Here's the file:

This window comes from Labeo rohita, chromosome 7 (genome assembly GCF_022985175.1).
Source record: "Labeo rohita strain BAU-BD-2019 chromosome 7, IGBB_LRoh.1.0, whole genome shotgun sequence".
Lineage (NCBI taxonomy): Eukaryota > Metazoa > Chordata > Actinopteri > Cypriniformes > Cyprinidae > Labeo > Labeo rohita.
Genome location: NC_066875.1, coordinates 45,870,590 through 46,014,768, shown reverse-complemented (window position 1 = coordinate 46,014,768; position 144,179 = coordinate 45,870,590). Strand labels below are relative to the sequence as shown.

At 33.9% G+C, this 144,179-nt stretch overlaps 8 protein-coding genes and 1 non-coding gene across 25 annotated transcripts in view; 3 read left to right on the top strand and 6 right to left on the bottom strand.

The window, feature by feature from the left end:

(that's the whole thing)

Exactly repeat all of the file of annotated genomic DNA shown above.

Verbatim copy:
This window comes from Labeo rohita, chromosome 7 (genome assembly GCF_022985175.1).
Source record: "Labeo rohita strain BAU-BD-2019 chromosome 7, IGBB_LRoh.1.0, whole genome shotgun sequence".
Lineage (NCBI taxonomy): Eukaryota > Metazoa > Chordata > Actinopteri > Cypriniformes > Cyprinidae > Labeo > Labeo rohita.
Genome location: NC_066875.1, coordinates 45,870,590 through 46,014,768, shown reverse-complemented (window position 1 = coordinate 46,014,768; position 144,179 = coordinate 45,870,590). Strand labels below are relative to the sequence as shown.

At 33.9% G+C, this 144,179-nt stretch overlaps 8 protein-coding genes and 1 non-coding gene across 25 annotated transcripts in view; 3 read left to right on the top strand and 6 right to left on the bottom strand.

The window, feature by feature from the left end: